Undermining the integrity of an office prediction contest
(22 Oct 2018) This short write-up was posted directly on Github two days before the 2018 World Cup final. It’s not a very serious bit of analysis, but I am still proud of our marital teamwork.
My wife entered a World Cup prediction contest at her workplace. Every day of the tournament, the participants predict the exact score of a selected game, and those who guessed right split the day’s jackpot. Predicting exact scores is a mug’s game, but sending my wife back with detailed arguments in favour of a proper Asian Handicap setup would have aroused suspicions.
The group stage
I had 3 hours notice to submit the 16 predictions for the group stages, so I
did a crude copy & paste job of a pure Dixon-Coles model
from @Torvaney’s excellent
To run it, open and run
groups.R in RStudio, then call
predict(...) to get
the probability mass for all scores from 0:0 to 3:3. I picked the likeliest
score for every game as our prediction.
The knockout stage
For the knockout stages I had a little more time, but I spent it reimplementing Dixon-Coles in Stan. The one departure from pure Dixon-Coles is counting the World Cup games thrice in the model, ensuring that they influence the model much more than pre-WC games. It’s hacky, but I don’t care really. Speaking of hacky, the model has the following drawbacks:
- No information beyond the scores is used (so no shots, xG, etc.) This has led the model to overestimate Belgium quite a bit.
- Apart from the WC games hack, all games weigh equally in the model – the last qualification game is as important as a friendly a year ago.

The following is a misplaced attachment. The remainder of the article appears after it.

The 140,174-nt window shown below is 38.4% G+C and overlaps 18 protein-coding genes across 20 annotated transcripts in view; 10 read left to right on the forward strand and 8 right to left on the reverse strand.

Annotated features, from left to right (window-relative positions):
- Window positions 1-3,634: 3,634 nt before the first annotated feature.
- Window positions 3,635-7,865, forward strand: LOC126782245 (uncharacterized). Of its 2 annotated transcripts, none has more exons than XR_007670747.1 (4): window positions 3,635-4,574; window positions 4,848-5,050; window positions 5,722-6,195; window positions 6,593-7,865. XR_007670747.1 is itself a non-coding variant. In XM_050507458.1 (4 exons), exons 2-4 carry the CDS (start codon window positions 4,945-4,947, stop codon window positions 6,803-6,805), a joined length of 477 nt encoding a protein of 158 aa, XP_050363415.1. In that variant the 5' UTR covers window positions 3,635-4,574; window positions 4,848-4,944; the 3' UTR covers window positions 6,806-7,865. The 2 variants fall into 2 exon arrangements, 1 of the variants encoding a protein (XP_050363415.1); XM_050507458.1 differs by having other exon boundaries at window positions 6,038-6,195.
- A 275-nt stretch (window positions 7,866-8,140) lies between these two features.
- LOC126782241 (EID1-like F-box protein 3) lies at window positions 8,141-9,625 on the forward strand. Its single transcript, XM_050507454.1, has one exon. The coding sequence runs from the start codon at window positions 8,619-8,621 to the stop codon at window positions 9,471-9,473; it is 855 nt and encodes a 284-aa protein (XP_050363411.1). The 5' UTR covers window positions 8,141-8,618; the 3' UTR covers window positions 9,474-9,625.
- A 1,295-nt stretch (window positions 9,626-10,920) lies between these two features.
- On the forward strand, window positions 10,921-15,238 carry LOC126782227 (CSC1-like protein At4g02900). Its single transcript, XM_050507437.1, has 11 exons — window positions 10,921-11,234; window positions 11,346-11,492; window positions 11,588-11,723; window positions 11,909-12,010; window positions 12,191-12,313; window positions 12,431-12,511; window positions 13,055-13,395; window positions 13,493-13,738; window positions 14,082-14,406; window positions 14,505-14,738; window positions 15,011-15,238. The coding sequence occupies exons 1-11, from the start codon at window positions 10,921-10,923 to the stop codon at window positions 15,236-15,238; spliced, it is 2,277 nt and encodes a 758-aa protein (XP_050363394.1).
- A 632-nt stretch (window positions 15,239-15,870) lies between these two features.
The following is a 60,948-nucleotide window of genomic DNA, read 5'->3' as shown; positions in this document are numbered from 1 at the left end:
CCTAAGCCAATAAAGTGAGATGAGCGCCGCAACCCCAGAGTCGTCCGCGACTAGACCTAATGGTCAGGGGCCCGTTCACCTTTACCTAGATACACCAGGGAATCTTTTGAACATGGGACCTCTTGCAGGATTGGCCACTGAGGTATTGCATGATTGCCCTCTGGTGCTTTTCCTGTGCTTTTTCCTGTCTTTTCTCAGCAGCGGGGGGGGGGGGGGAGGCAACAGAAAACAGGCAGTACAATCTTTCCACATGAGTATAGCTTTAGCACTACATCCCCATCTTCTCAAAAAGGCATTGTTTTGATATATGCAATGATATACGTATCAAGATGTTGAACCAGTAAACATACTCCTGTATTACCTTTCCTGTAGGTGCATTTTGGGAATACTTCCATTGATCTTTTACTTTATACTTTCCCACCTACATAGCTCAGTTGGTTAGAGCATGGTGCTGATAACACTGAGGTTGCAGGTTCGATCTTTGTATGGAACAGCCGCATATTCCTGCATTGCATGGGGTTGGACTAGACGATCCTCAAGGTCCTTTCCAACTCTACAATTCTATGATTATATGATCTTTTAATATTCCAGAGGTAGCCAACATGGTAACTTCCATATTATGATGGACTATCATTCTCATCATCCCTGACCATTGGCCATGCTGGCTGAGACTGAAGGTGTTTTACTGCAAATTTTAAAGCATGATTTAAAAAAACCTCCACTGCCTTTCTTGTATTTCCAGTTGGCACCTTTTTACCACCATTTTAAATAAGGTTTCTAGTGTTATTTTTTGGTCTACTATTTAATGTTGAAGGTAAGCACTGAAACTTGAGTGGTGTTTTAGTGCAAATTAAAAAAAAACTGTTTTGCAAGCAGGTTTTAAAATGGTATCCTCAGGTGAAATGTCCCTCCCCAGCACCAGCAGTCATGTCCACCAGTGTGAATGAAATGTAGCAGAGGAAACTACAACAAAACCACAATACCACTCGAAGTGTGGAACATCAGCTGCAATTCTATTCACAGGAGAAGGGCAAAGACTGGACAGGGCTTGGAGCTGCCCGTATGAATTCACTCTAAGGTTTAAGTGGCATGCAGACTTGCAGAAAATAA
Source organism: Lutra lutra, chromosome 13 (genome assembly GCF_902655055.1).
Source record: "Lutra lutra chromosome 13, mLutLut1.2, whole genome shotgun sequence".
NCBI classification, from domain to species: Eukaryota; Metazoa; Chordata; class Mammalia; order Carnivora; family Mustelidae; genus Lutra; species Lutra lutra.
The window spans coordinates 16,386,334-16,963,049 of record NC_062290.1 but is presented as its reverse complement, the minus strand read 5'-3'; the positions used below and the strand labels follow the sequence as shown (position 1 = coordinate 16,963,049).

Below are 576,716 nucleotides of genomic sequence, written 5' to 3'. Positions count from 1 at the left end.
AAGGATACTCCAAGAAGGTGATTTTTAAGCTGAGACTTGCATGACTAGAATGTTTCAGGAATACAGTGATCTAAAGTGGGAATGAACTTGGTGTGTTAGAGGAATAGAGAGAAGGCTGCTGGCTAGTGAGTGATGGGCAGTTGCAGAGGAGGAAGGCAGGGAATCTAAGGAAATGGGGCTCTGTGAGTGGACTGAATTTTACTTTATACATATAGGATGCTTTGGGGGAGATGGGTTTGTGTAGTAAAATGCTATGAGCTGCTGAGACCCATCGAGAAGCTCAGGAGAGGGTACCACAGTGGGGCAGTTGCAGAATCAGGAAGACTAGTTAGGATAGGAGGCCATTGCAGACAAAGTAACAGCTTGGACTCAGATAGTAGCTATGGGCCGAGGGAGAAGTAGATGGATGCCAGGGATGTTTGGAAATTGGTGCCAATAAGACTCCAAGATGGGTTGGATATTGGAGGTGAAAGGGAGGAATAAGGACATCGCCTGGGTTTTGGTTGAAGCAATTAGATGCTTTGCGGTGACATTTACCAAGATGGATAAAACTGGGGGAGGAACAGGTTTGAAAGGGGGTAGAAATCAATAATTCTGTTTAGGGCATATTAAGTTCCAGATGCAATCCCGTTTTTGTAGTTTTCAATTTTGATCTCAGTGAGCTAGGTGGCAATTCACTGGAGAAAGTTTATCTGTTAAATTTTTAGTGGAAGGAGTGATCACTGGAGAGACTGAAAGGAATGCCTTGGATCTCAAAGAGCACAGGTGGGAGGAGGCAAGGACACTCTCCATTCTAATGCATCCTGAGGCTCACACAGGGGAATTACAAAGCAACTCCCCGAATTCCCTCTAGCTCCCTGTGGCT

- The home field advantage factor is the same for friendlies and qualifiers and the World Cup proper. This means that the model underestimated Russia somewhat.
- As noted by @Torvaney in the original post, there is insufficient information for the ratings to work with the same accuracy across confederations as they do within, which is a problem especially for the group stages.
To run the Stan model, it is best to open an IPython console and say:
%run knockouts.py data, team_map = wrangle() samples = fit(data, chains=7, iter=4000) # 7 chains * 2k steps = 14k samples predict(samples, team_map, "France", "Croatia", neutral=True, aet=True)
which displays the prediction for the final on Sunday:
Over the course of the contest our predictions have often been 0-0 and 1-0, with precious few 2-1s. This follows from the low-scoring nature of football, but when put together in a list it looks strange. Still, the system works. So far, we have got Spain 1-0 Iran, France 0-0 Denmark, Colombia 1-0 Senegal and Sweden 1-0 Switzerland correct, placing us a joint second with the total winnings of CHF 90 (that is CHF 40 net, as the entry fee was CHF 50.) Not bad, even if three of these were saved by VAR; on the other hand, we came painfully close with Brazil 1-0 Mexico, France 1-0 Uruguay and Russia 1-2 Croatia.